Winterizing your gardens will give you peace of mind, knowing that your much cherished plants will have a better chance of survival. Be sure to follow the rules of proper plant division and the few tips on mulching and again, you’re sure to rest easy this winter knowing that you’ll enjoy those beautiful plants next spring!

Happy day,
Jean

Grow veggies in the shade and some yummy recipes!

My 2014 raised bed garden plan

My 2014 raised bed garden plan

Gardening is therapy for me. Being able to run my fingers through freshly mellowed soil… holding some tiny seeds in the palm of my hand and then dropping them in a carefully made furrow… gently covering and patting the soil… watering to help it come alive… Gardening is pure passion…

DPP_0001

I’m very blessed to have ample area’s of sunny spots to garden in, although I realize that this is not every gardener or gardener-wanna-be’s situation. Well don’t despair~ if you have at least two hours of sunshine a day, YOU can garden too!

I have some shady area’s that I need to plan for in one of my raised bed gardens. The photo above is my plot plan for next year’s plantings in this garden (photo below). The bottom two rows of beds ( in drawing)  get a substantial amount of shade from the large tree beside it. As you can see in my plot plan I have several of the things listed below planted in those beds, with the exception’s of squash and basil.

DPP_0007

Many people think this is an impossibility, but not so! Gardening in the shade is possible. There’s actually several wonderful garden veggies and herbs that will tolerate only two to five hours of direct sunlight, while producing a fair amount of produce for you.

You can plant many of these crops right now for a fall and winter harvest.  Check your zone and the maturity dates before you plant.

DPP_0014DPP_0001DPP_0018herbs_grhs_emailvers

~Here are some culinary herbs that will produce well with only two to five hours of sunshine per day:
*Parsley
*Oregano
*Mints
*Sweet Marjoram
*Chives
*Cilantro

DPP_0005DPP_0002DPP_0024DPP_0009DPP_0004

~Here are some Veggies that will tolerate some shade with about four to five hours of sunshine per day:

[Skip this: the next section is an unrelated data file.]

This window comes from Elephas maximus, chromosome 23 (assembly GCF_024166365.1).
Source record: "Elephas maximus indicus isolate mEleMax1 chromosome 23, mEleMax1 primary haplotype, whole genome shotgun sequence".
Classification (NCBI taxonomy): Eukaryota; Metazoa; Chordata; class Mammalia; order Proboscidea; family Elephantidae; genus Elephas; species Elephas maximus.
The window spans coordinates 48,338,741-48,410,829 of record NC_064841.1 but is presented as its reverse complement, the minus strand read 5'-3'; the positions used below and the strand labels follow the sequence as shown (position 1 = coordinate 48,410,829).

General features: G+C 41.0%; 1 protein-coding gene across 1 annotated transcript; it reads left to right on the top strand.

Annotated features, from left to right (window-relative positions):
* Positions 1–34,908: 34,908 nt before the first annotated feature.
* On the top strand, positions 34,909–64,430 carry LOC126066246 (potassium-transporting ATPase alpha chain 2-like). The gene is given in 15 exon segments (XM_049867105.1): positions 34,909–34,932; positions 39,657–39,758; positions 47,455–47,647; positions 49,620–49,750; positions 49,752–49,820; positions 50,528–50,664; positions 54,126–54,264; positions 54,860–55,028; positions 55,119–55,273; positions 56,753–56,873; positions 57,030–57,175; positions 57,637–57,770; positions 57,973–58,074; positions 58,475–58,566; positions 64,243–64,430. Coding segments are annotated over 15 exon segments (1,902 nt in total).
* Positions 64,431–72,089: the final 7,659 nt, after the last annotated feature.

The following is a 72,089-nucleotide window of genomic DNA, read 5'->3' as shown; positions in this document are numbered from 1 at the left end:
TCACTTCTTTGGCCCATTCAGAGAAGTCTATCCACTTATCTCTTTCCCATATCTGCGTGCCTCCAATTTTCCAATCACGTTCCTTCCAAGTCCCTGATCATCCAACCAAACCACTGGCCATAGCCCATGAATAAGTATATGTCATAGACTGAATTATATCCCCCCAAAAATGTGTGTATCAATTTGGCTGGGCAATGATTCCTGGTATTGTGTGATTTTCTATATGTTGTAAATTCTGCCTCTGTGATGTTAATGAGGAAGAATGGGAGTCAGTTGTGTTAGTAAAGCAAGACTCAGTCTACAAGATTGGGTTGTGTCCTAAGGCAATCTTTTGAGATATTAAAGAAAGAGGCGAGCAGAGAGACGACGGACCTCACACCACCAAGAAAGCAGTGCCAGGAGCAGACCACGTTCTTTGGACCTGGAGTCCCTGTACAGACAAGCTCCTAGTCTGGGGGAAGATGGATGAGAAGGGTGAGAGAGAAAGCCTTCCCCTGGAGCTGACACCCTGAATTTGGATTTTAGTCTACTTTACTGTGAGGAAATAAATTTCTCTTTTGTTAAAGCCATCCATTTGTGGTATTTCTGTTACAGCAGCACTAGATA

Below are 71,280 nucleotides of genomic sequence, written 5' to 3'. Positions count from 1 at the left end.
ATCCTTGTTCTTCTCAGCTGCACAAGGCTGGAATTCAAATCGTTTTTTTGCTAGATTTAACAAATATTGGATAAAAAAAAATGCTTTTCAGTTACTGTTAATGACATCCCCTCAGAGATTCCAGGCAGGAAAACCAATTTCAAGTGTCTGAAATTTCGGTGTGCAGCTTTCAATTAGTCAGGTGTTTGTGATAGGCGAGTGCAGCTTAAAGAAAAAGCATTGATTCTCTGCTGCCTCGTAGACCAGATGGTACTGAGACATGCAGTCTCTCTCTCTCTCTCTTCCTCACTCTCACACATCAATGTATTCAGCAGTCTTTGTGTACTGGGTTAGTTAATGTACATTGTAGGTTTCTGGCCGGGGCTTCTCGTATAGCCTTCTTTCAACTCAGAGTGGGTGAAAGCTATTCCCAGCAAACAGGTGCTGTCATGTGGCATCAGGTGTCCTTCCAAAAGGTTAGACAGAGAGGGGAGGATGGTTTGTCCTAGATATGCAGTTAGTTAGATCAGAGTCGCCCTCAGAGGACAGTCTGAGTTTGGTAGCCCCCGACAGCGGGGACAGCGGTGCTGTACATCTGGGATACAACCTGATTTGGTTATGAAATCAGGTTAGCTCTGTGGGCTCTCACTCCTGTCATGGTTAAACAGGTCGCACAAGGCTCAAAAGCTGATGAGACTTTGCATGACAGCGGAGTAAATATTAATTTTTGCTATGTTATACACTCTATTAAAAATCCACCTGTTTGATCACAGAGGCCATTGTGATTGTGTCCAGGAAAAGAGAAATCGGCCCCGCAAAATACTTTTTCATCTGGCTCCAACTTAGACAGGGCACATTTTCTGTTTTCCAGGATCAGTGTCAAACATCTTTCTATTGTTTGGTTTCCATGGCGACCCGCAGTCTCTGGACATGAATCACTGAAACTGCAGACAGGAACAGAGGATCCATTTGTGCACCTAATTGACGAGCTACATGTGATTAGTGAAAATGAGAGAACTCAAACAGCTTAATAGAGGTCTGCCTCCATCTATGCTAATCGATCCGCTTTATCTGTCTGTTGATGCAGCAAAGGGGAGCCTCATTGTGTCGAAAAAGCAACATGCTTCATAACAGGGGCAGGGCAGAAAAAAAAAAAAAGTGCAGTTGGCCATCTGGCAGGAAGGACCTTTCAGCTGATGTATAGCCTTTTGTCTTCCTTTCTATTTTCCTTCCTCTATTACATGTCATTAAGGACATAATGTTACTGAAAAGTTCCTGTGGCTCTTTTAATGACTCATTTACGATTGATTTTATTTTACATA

*Greens you can plant include lettuces, kale, Swiss chard, spinach, arugula, Asian greens, mustard greens and mesclun mixes.
*Peas, both shell and snow
*Beets
*Carrots
*Radishes
*Potatoes
*Turnips
*Beans
*Rhubarb
*Scallions (Green Onions)

You will have great success with many of these crops if you harvest them as ‘baby’- greens, carrots and potatoes.   These crops will provide a fair supply, just on a smaller size scale.

DPP_0013peas2radishDPP_0010DPP_0003DPP_0071

Gardening in the shade does require a bit more patience. Things definitely take a bit longer to mature, but they will… and the rewards will be worth the wait.

Here are some recipes to use some of your garden goodies!

Sensational Cilantro Dip

4 Roma tomatoes, diced
1/2 cup red onion, chopped
1/2 cup fresh cilantro finely chopped or 2 Tbsp. dried
1/4 cup fresh squeezed lime juice, about 4-6 limes
1/4 cup tomato paste
2 Tbsp. green chilies, chopped finely
1/2 tsp. sea salt

Combine all ingredients and serve with tortilla chips or use as a topping for taco’s or rice.

Yummy Feta Chive Muffins

2 to 2 1/2 cups organic white flour
3 tsp. aluminum free baking powder
1/4 tsp. sea salt
2 large eggs
1 cup milk
2 Tbsp. Olive oil
1/2 cup feta cheese, crumbles without the juice
1/4 cup fresh chives, snipped or 2 Tbsp. dried.

Preheat oven to 400 degrees
Combine all dry ingredients; In a separate bowl, mix eggs, mild and oil; stir gently into dry ingredients.
fold in feta chees and chives.
fill greased muffin cups 2/3 full.
Bake for 15-20 minutes, or until toothpick comes out clean.
Serve warm!

Happy day!
Jean